Christie to lecture on journalism’s “false god” as Donald Murray visiting professor at UNH

An illustration of a brown dog standing at attention in front of a wooden cutout of the state of Maine
The Maine Center for Public Interest Reporting is a nonprofit newsroom focused on being an investigative watchdog for the people of Maine.

John Christie, editor in chief at the Maine Center for Public Interest Reporting, has been named the 2014 Donald M. Murray Visiting Journalist at the University of New Hampshire.

Christie will give a lecture, “Leaving journalism’s false god behind,” on Tuesday, April 1, 2014, at 5 p.m. in MUB Theater I.

“Journalism’s false god is the unrelenting striving for page views and click-throughs that has exacerbated our long-standing failure to adequately address readers’ demands for more credibility,” Christie said.

John Christie, editor-in-chief, Maine Center for Public Interest Reporting
John Christie.

The talk is free and open to the public. Christie, a 1970 graduate of UNH, will also visit journalism classes throughout the week and meet with the staff of The New Hampshire, the campus newspaper.

Christie, the co-founder of the Maine Center for Public Interest Reporting, is a media veteran whose 40-year career includes work in Massachusetts, Maine, and Florida as a newspaper writer, editor, general manager, and publisher. He has won numerous awards as a reporter and editor, including twice for best public service reporting in New England from the Associated Press, and he was the primary editor at the South Florida Sun-Sentinel of two Pulitzer Prize finalists.

Christie was one of the first journalists to serve as a full-time training editor for a newspaper, a position that included coaching writers and editors on their craft and creating a news writing program for high school and college minority students.

A native of Dover, Christie was a student of Professor Donald Murray and managing editor of The New Hampshire. Murray was a Pulitzer Prize-winning writer who started the UNH journalism program in 1963 and taught writing — especially the process of writing — to generations of students who then found work at some of the finest newspapers in the nation. His Boston Globe obituary described him as a writing “apostle” to the many journalists whose work he coached.

Donald Murray, writing teacher and professor who founded the journalism program at the University of New Hampshire
Donald Murray, author, writing teacher and professor who founded the journalism program at the University of New Hampshire.

“Without Don Murray,” said Christie, “I would not have become a reporter and editor and had a fulfilling newspaper career. He was my teacher, my inspiration and my friend. In every word, every sentence I write or edit, I have always heard and always will hear Don’s voice advising me to do better.”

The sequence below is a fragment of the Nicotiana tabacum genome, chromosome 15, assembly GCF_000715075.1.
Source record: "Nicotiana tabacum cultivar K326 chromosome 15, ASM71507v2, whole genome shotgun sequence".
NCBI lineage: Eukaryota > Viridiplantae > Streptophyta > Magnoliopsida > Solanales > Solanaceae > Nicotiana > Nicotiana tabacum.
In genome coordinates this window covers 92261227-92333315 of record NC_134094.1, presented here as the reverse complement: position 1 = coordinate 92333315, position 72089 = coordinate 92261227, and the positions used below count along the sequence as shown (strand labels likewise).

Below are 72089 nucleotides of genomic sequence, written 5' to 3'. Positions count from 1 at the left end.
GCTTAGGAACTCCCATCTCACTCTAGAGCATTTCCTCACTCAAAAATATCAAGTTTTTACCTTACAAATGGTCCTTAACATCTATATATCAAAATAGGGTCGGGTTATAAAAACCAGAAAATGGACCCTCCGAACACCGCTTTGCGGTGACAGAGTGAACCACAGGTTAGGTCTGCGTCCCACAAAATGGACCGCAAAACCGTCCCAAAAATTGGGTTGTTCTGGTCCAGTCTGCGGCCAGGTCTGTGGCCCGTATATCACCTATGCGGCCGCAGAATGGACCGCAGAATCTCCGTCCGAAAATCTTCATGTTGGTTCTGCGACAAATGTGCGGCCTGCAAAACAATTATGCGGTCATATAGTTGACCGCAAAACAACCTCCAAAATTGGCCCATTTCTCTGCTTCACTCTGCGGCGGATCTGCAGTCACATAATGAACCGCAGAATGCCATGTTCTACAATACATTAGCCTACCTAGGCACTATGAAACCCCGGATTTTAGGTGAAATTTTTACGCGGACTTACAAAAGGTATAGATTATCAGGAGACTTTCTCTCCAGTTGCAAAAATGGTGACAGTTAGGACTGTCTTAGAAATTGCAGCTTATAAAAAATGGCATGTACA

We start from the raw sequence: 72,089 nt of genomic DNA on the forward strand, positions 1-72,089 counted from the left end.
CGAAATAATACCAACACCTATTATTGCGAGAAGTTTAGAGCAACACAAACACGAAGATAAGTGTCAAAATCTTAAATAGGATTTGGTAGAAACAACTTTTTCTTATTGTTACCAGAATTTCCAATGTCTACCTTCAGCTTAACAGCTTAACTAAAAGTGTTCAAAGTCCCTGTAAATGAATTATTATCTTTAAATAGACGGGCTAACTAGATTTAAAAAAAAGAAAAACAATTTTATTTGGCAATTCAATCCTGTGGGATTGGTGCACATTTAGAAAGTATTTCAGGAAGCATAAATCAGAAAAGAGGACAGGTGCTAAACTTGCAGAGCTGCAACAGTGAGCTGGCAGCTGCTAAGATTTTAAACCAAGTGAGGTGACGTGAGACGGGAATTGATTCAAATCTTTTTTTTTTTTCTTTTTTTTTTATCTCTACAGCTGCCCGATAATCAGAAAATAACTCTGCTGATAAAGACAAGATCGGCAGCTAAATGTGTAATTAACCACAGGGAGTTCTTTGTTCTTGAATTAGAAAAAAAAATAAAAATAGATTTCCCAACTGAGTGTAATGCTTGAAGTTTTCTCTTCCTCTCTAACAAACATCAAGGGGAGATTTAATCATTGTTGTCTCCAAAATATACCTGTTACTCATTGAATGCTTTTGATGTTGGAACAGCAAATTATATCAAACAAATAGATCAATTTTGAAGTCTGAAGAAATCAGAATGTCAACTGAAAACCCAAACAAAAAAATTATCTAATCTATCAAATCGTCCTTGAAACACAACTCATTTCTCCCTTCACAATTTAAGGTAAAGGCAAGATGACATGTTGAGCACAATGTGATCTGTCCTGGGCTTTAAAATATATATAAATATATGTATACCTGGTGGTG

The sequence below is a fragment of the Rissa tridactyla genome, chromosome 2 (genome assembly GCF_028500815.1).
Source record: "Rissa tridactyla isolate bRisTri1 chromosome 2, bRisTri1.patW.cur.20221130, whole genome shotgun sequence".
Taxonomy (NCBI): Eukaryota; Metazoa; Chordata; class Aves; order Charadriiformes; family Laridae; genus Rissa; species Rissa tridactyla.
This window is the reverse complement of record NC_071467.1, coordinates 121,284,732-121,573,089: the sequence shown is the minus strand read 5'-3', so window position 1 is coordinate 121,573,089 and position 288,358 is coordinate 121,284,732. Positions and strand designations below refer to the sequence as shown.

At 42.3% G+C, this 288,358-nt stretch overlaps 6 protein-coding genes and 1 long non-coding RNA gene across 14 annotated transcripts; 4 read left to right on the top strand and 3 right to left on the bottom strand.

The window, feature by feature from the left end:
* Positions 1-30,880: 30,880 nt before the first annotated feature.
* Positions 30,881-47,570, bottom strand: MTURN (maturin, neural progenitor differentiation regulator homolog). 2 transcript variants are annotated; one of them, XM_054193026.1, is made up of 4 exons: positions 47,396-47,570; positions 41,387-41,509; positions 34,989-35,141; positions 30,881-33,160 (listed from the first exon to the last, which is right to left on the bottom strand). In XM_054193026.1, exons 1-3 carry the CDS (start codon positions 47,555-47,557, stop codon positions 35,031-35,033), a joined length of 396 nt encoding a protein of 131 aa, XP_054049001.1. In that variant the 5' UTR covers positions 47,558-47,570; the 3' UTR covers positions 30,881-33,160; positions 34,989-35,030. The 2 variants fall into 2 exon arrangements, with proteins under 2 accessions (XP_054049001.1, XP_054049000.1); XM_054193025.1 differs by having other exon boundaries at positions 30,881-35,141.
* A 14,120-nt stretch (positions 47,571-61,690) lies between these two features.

The Donald Murray Visiting Journalist Program brings accomplished alumni journalists to campus each year for week-long residencies during which they conduct classes, work with students and student media, and give a public lecture. Recent visiting alums include Pulitzer Prize-winning Kevin Sullivan ’81; Dana Jennings, ’80, of The New York Times; and Natalie Jacobson, ’65, evening news anchor for WCVB-TV, Channel 5 in Boston.

Christie is the editor of four books, including a bestselling book on Hurricane Andrew. His freelance work has appeared in the Boston Globe, Boston Phoenix, Boston magazine, Yankee magazine and elsewhere. He has spoken on newspaper management and writing in the United States, Europe and South America.

He has served as a visiting faculty member at the Poynter Institute for Media Studies, past president of the Massachusetts State House Correspondents Association, past president of Maine Newspaper Publishers Association, and on the journalism advisory board at Florida International University.

The program is sponsored by the UNH Journalism Program, the UNH English Department, the Telegraph of Nashua, and the McLean Contributionship.


The Maine Monitor

The Maine Monitor is a nonprofit, nonpartisan news service of the Maine Center for Public Interest Reporting. Our team of investigative journalists use data- and document-based reporting to produce stories that have an impact.
Previous Post
wind turbines at Mars Hill

PUC ponders what’s next for multimillion-dollar wind deal vacated by court

Next Post
the Pelletier home as seen from across a lake

Sen. Jackson’s bill designed to help local man avoid fines for lake development

The Maine Monitor has five newsletters to keep you informed about Maine.